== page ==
Sunday, November 12, 2006

Foreplay

Yang Zhenzhong’s exhibit “Foreplay” at H-Space is a playful and fun twist on contemporary existence. Yang’s work exudes energy and vitality in his lighthearted interpretations of life that surrounds us all. Yang describes his work is as multi-dimensional: “underneath each picture there is always another picture…underneath each picture is always another medium.” Yang’s exhibition at H-Space coincides with the 2006 Shanghai Biennial. He has also exhibited at several other biennials.
I really enjoyed ShanghArt’s presentation of Yang’s works. H-Space is a great venue for contemporary art. The gallery is spacious and peaceful- a space conducive to reflecting of the meaning of the works. The lighting was appropriate and the white walls contrasted the vivid colors of the works.
I really enjoyed Yang’s photos because he takes mundane things in life and adds an unlikely dimension. Yang seeks to, “challenge the normative motions and fixed formats of social behavior…He is pre-occupied with the tendency to invert the order of things…his approach is metaphysical rather than narrative” (www.shanghart.com).Yang’s vivid imagery definitely makes a lasting impression on the viewers. His work exhibits severe contrasts in both subject and color, adding to the visual intensity of the photos.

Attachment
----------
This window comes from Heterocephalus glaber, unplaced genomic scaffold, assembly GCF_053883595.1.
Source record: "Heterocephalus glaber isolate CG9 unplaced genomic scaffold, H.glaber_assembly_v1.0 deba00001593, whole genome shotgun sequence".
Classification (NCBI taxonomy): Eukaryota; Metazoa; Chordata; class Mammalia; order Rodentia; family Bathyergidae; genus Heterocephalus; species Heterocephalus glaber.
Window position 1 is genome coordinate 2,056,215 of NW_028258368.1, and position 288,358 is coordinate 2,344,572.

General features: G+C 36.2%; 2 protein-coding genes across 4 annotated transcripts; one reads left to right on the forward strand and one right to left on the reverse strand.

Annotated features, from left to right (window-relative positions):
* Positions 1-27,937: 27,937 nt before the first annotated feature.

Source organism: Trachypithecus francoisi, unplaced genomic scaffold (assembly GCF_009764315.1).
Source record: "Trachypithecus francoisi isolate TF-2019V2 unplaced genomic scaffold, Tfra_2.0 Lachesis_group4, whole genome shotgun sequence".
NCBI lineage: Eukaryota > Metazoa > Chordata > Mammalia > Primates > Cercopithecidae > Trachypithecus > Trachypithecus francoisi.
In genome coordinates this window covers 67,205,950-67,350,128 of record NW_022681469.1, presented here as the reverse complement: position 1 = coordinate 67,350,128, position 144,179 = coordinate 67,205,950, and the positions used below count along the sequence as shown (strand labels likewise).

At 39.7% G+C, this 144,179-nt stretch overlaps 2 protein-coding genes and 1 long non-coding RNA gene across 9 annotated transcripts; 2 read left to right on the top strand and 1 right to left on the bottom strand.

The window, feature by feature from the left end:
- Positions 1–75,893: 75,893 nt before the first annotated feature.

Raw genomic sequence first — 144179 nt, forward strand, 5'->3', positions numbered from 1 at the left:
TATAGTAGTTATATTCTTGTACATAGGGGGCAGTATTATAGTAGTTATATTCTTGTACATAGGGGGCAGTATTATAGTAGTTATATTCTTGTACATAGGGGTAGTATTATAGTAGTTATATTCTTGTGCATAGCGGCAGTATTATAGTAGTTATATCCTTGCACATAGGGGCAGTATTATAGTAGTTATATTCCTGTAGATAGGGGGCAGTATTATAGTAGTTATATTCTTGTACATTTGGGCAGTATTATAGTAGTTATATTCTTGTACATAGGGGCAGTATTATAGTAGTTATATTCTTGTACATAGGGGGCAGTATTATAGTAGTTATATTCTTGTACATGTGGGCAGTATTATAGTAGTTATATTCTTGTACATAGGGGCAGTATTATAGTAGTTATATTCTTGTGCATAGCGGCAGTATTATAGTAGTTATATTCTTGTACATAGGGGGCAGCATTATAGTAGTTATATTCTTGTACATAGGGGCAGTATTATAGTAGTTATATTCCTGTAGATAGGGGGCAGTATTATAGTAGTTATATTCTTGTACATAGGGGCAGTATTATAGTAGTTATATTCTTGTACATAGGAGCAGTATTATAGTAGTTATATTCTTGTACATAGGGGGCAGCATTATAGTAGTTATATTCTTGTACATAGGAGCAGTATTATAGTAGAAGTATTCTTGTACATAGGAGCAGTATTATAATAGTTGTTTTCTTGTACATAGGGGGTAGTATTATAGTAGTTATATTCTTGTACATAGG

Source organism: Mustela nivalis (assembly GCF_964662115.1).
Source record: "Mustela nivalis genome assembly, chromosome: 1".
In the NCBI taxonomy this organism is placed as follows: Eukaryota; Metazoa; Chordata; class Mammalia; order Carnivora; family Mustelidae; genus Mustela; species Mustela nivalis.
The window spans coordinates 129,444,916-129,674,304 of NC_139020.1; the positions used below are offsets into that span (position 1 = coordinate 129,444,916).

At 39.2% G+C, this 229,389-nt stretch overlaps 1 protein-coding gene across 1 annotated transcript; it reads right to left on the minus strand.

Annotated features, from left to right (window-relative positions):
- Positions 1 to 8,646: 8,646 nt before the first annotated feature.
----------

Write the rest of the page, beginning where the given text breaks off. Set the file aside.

I noticed that the introduction on the wall of the gallery commented that Yang’s works, “are intelligent comments on the design of contemporary society.” Yang believes that society is obsessed with perception and identity. On his website, I looked at several of his other works and really liked the “Light and Easy” exhibition from 2002, and also the more recent exhibition showing chickens and chicks with subtitles having to do with the family. With “Light and Easy” it is especially easy to see how the artist “inverts” the meaning of the picture by literally turning the buildings upside down. In addition, with “Foreplay” it is interesting how Yang’s photographs single plain images, like a robot on whitespace, yet the image has a deeper meaning than just that of the robot. ShanghArt describes this combination as, “…part fiction and part reality that tangles both the euphoric enthusiasm and deep anxiety of day to day experience” (http://www.shanghart.com/).
Yang Zhenshong’s exhibit was entertaining and engaging. I really enjoyed seeing “Foreplay” and also his other exhibitions online. I highly recommend visiting his exhibition at ShanghArt, which runs until November 30.

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